what we make from petroleum

Pascagoula, Mississippi, is the home of Chevron's chemical plants. Pascagoula sits on the Gulf Coast and on the banks of the Pascagoula River, which, like many other rivers in the country, is used in industry and is often abused by those same industries. This is nothing new; it's been going on as long as people have been making things. It just doesn't stop.

Now, I can't live without chemicals, so it's not the actual manufacturing of the substances that bothers me. It's the assumption that the natural resources that we need to make these things will be around forever in their pure and useable form. There is only one amount of water on the Earth; it's just in many forms—vapor, ice, liquid—and in many states of cleanliness. That's the problem. Once we mess it up, it's extremely expensive to clean it up. And no one wants to spend the money to do that. Nor does anyone want to spend the money to make sure that water isn't messed up in the first place. Yeah, yeah, it's better than it was in the 1950s and 1960s and the 1970s, but it's not as good as it should be.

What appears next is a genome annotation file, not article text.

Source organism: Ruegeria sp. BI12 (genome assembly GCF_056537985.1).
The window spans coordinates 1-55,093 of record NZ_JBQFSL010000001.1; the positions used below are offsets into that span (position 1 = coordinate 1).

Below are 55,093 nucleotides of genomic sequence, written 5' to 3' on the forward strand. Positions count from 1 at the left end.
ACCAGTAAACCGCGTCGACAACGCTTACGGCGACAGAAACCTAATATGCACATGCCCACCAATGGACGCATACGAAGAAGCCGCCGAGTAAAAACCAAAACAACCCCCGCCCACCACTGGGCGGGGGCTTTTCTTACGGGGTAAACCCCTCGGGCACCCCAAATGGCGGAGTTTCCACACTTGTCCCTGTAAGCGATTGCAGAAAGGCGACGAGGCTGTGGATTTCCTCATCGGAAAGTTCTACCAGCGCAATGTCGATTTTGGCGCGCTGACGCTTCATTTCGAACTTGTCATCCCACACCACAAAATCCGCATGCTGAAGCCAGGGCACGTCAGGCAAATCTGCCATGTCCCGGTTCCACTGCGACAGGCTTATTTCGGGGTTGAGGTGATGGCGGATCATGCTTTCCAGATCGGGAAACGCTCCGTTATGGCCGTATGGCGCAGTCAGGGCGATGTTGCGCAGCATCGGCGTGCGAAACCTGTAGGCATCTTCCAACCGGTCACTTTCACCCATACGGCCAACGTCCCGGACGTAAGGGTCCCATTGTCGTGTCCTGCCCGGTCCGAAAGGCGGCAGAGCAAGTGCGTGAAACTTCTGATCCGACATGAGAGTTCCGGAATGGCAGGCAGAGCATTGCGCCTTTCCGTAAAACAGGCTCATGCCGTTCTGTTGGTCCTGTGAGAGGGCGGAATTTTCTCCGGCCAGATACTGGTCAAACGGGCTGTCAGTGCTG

Ok. A rant. You rarely have to read this much. You just didn't smell the air today when I was photographing these pipes. It was nauseous. Really. Yuck.

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